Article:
Users can't login using Single Sign On, after upgrading the Atlassian SSO plugin - "Received SSO request for user <username>, but the user does not exist"

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Platform Notice: Data Center Only - This article only applies to Atlassian products on the data center platform.

 

Summary

After manually updating Atlassian's SSO for Atlassian Server and Data Center plugin to version 4.0+, or upgrading Jira from version 8.6.x/earlier, to 8.7+, users are no longer able to log in using SAML/OIDC, and the following errors can be found on the atlassian-jira.log:

2021-05-13 11:30:54,145-0400 https-jsse-nio-8443-exec-18 ERROR anonymous 690x11x1 xxxxxxx xxx.xxx.xxx.xxx,xxx.xxx.xxx.xxx /plugins/servlet/samlconsumer [c.a.p.a.i.web.filter.ErrorHandlingFilter] Received SSO request for user xxxxxx, but the user does not exist
com.atlassian.plugins.authentication.impl.web.usercontext.AuthenticationFailedException: Received SSO request for user xxxxxx, but the user does not exist
2020-07-20 15:53:01,400+0000 http-nio-8080-exec-117 ERROR anonymous 953x39481x1 xxxxxxx .xxx.xxx.xxx.xxx,xxx.xxx.xxx.xxx,xxx.xxx.xxx.xxx /plugins/servlet/oidc/callback [c.a.p.a.i.web.filter.ErrorHandlingFilter] Received SSO request for user preferred_username, but the user does not exist
com.atlassian.plugins.authentication.impl.web.usercontext.AuthenticationFailedException: Received SSO request for user preferred_username, but the user does not exist

Environment

Cause

Version 4.0.0 of the Atlassian SSO for Atlassian Server and Data Center plugin, introduced the option to specify a custom username attribute, (version 4.1.0 further built upon it, by adding mapping expressions to the username attribute), which allowed for more flexibility when using Jira with SAML/OIDC.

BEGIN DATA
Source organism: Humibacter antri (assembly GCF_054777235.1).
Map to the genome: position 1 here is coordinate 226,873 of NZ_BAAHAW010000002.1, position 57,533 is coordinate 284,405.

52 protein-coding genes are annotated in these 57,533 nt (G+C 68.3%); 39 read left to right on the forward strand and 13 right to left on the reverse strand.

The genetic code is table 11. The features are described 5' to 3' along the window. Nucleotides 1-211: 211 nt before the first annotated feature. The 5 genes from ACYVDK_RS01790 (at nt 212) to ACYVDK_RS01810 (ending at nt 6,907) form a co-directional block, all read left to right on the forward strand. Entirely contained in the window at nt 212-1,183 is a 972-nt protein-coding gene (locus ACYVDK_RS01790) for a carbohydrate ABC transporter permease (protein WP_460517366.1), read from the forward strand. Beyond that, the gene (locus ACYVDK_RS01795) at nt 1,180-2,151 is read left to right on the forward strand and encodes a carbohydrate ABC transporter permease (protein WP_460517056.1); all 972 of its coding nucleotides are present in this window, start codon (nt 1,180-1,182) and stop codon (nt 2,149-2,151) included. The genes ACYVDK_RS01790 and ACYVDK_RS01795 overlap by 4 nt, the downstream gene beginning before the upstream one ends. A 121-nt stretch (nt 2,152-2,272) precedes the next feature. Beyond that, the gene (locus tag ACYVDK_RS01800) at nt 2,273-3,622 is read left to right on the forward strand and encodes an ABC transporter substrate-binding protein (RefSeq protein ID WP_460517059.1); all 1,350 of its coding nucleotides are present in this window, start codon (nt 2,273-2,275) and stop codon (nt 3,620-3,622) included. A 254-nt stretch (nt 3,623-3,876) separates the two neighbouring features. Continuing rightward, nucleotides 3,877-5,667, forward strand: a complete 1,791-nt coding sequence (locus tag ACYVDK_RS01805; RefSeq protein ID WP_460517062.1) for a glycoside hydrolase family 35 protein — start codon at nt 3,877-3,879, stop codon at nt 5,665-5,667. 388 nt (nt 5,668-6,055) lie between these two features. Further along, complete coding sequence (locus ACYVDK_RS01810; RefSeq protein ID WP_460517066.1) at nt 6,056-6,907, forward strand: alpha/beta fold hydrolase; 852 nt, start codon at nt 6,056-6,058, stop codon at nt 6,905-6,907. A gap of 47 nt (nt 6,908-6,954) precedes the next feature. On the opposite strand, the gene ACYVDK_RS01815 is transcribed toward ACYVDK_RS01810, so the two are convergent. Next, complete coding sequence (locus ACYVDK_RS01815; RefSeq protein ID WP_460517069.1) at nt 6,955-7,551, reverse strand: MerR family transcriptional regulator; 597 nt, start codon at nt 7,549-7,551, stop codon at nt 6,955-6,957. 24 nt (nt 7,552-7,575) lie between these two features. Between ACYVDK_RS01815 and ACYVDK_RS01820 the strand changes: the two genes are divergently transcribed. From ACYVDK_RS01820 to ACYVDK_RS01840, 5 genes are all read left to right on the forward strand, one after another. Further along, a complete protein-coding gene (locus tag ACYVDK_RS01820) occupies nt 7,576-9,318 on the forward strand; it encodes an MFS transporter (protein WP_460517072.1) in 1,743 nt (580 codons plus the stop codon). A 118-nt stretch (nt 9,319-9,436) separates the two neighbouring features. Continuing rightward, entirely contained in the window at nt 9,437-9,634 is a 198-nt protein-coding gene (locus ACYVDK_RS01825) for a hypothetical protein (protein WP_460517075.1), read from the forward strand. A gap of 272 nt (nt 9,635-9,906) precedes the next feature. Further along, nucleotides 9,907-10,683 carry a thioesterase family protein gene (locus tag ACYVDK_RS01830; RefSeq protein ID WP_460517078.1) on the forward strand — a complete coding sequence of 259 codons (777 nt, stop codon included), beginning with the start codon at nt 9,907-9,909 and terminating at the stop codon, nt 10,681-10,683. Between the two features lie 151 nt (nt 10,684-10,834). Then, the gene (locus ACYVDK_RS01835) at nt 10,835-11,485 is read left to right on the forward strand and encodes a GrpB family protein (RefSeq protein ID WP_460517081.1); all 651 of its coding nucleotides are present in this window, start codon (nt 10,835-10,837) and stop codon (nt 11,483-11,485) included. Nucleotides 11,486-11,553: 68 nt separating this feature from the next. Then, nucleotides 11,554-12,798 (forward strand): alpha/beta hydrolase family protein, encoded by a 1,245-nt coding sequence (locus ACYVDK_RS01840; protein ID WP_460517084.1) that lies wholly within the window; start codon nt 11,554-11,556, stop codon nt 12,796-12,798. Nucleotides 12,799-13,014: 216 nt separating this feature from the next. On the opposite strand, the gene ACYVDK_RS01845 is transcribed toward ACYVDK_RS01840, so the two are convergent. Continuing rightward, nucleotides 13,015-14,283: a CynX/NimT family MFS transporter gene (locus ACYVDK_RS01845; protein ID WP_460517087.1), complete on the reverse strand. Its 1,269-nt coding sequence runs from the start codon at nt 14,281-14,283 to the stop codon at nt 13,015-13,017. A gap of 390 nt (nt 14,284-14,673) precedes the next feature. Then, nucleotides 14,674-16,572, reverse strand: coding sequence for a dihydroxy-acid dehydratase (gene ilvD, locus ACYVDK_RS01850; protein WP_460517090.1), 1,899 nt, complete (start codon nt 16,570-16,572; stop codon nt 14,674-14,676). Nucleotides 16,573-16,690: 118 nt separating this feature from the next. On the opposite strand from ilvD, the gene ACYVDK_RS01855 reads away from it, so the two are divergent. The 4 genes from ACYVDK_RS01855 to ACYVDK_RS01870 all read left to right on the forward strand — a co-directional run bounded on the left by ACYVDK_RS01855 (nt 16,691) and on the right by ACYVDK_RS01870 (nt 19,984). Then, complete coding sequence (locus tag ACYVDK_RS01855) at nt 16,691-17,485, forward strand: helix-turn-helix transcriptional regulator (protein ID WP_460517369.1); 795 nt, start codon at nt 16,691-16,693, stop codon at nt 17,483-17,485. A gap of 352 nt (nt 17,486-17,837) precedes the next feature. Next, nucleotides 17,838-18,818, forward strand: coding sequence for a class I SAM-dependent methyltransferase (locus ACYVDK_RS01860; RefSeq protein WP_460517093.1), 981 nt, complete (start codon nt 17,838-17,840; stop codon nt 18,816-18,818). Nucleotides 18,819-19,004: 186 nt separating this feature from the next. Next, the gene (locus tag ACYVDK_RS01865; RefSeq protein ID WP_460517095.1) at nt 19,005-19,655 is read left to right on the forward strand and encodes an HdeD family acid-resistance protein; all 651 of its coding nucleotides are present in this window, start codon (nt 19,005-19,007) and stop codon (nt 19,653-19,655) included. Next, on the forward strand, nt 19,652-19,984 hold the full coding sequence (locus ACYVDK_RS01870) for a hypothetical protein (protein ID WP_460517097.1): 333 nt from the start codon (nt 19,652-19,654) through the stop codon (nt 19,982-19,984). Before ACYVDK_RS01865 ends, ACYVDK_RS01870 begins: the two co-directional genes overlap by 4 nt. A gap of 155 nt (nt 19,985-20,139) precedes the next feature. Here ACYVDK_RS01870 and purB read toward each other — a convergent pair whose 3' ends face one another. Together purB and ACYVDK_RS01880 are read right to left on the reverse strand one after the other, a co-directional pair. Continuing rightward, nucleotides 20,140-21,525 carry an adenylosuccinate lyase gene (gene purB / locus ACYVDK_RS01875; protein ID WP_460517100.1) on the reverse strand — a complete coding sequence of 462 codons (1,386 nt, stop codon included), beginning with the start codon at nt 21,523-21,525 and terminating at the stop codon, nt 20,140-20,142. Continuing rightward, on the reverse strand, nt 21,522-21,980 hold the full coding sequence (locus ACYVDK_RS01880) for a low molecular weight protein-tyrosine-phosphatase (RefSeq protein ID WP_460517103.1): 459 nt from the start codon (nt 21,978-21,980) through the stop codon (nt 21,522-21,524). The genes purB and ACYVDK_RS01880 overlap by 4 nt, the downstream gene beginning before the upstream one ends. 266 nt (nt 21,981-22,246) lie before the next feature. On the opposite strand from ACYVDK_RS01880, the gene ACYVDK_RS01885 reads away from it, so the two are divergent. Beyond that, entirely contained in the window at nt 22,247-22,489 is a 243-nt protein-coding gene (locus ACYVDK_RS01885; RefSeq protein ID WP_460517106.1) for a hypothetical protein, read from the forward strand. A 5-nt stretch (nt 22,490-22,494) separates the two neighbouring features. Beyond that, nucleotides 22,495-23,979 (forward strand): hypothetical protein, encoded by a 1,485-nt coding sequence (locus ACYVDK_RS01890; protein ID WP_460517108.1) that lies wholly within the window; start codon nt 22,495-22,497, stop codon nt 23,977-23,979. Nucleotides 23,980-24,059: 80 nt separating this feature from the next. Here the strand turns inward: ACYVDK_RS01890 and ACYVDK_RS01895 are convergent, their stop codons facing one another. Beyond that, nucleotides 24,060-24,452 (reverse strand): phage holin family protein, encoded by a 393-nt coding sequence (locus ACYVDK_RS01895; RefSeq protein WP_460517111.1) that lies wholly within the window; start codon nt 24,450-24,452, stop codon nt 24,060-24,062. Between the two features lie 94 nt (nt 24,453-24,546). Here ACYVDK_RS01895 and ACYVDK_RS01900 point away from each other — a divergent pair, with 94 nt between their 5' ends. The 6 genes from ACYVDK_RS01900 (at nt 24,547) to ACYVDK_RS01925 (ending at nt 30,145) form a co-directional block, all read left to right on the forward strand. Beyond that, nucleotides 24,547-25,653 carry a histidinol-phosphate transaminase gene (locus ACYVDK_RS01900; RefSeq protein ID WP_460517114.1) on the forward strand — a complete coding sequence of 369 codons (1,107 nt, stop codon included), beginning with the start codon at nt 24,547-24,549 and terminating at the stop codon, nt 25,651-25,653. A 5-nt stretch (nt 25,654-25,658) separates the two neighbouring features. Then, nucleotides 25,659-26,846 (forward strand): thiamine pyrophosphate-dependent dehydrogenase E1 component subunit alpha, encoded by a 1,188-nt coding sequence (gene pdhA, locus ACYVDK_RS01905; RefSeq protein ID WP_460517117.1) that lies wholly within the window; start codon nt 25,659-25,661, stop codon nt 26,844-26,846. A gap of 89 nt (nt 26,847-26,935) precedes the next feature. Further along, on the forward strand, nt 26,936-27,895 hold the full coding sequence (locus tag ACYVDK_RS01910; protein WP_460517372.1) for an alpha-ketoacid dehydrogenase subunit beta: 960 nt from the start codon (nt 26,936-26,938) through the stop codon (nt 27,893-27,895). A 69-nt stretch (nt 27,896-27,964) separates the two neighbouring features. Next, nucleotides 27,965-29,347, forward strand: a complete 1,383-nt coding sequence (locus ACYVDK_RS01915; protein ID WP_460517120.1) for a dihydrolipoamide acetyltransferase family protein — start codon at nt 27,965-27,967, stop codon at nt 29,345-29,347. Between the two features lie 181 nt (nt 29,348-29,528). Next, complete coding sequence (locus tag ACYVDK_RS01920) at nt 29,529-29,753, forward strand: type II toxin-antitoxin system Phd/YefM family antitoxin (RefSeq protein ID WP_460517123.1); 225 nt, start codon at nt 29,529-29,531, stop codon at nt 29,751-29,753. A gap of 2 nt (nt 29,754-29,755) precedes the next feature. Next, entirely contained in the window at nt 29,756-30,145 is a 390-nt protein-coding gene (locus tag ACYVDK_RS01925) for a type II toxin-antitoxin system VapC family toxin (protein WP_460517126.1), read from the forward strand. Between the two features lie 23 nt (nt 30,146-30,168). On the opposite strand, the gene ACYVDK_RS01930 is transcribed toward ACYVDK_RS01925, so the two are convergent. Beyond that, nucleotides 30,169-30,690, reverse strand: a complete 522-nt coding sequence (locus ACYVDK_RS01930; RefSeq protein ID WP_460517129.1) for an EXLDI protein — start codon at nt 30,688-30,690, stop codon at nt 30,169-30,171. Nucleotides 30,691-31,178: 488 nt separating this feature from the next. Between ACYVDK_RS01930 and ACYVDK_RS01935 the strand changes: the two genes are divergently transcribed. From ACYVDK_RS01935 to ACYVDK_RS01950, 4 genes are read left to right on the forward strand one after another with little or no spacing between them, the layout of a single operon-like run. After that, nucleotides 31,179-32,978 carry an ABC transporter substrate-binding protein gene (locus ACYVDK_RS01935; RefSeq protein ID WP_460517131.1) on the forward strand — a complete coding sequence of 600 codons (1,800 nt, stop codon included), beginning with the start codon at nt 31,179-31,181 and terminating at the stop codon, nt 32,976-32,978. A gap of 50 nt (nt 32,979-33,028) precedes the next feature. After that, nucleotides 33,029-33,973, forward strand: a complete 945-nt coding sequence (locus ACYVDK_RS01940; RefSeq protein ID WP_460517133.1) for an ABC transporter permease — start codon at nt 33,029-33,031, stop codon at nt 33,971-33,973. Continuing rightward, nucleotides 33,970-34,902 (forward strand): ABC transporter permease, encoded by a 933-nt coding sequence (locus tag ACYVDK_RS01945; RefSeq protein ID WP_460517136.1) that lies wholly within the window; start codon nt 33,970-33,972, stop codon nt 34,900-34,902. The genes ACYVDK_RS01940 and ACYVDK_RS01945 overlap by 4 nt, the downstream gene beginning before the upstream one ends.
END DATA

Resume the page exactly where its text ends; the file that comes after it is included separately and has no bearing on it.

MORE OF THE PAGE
Incorrect mapping

As a result of this change, in cases where the selected attribute from the IdP is not in the same format as the existing Jira usernames (for example 'jdoe' in Jira vs 'jdoe@company.com' on the IdP), the login process will fail, due to Jira not recognizing the username provided by the IdP as a valid user.

Static username

Similarly, if you are on version 4.1.0+, and you are not using the proper mapping expression syntax '${attribute_name}', Jira will try to use the literal name of the field as seen in the second message example, where 'preferred_username' was being used by Jira as a static username for all users, rather than the value stored by the 'preferred_username' attribute on the IdP side.

Diagnosis

Verify which are the usernames being registered on the "Received SSO request for user xxxxxx, but the user does not exist" entries in the atlassian-jira.log.

  • If the value added to the logs, is static (ie. the same username, possibly an attribute name, is being used for the login attempts from different users).
  • The format of the usernames printed in the logs is different from the ones stored on the user_name column of the cwd_user table in the Jira database (ex: email vs user id).

You can proceed with the Solution steps.

Solution